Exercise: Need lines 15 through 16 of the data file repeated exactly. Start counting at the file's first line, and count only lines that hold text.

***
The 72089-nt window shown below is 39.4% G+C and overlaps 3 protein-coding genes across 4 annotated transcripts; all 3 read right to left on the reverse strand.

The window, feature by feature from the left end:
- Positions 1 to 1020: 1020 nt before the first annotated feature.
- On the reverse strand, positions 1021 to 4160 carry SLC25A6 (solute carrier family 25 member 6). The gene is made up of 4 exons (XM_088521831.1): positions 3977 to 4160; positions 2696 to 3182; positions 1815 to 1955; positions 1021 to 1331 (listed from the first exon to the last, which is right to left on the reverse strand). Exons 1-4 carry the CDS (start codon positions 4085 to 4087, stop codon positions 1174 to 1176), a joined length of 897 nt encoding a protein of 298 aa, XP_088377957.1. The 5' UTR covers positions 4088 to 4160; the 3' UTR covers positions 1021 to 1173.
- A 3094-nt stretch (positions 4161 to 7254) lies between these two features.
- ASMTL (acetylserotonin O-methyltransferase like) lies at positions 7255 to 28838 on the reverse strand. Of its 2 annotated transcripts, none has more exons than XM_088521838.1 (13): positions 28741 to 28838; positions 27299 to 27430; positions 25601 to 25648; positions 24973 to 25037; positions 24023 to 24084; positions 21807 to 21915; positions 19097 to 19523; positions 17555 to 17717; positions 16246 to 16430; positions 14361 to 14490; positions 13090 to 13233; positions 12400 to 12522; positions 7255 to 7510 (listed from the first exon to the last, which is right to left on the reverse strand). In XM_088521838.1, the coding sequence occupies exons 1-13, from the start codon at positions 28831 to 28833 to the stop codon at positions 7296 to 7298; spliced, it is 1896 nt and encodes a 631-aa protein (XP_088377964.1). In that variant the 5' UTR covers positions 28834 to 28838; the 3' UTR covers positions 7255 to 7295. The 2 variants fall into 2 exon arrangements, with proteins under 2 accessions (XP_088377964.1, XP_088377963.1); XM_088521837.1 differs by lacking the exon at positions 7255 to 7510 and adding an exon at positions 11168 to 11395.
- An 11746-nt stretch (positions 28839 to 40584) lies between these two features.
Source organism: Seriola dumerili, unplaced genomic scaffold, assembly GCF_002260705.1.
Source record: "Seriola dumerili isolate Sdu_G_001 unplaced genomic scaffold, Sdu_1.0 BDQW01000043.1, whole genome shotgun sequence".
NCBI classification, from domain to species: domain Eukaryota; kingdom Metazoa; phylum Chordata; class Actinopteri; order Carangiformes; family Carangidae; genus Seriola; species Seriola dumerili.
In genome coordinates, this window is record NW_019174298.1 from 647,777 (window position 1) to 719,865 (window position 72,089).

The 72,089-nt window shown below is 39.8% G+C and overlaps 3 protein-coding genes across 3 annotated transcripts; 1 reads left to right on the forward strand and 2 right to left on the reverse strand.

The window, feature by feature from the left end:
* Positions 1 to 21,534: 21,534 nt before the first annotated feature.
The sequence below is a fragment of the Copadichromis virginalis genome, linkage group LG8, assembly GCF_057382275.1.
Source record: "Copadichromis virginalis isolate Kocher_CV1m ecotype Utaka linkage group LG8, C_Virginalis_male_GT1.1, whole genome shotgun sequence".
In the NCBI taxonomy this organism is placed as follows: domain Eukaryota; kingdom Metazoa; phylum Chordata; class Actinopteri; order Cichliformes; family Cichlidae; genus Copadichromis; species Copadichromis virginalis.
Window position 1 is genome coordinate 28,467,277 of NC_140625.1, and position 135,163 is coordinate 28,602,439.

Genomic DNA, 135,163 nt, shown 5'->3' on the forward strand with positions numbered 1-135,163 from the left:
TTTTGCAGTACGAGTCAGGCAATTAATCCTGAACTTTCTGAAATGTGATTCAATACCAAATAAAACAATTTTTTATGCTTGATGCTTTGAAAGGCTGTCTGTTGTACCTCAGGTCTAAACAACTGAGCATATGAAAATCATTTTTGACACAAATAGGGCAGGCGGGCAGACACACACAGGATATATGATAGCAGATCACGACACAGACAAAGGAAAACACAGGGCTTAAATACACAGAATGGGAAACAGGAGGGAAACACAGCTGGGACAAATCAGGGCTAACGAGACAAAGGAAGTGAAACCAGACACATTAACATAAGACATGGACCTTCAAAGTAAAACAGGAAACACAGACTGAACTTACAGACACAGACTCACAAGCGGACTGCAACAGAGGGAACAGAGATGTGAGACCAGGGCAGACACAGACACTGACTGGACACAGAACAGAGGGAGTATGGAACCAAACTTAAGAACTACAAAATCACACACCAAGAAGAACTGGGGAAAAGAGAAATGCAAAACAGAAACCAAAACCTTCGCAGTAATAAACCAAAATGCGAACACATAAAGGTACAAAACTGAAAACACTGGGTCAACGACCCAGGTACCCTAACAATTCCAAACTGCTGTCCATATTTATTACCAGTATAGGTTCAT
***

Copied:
The sequence below is a fragment of the Copadichromis virginalis genome, linkage group LG8, assembly GCF_057382275.1.
Source record: "Copadichromis virginalis isolate Kocher_CV1m ecotype Utaka linkage group LG8, C_Virginalis_male_GT1.1, whole genome shotgun sequence".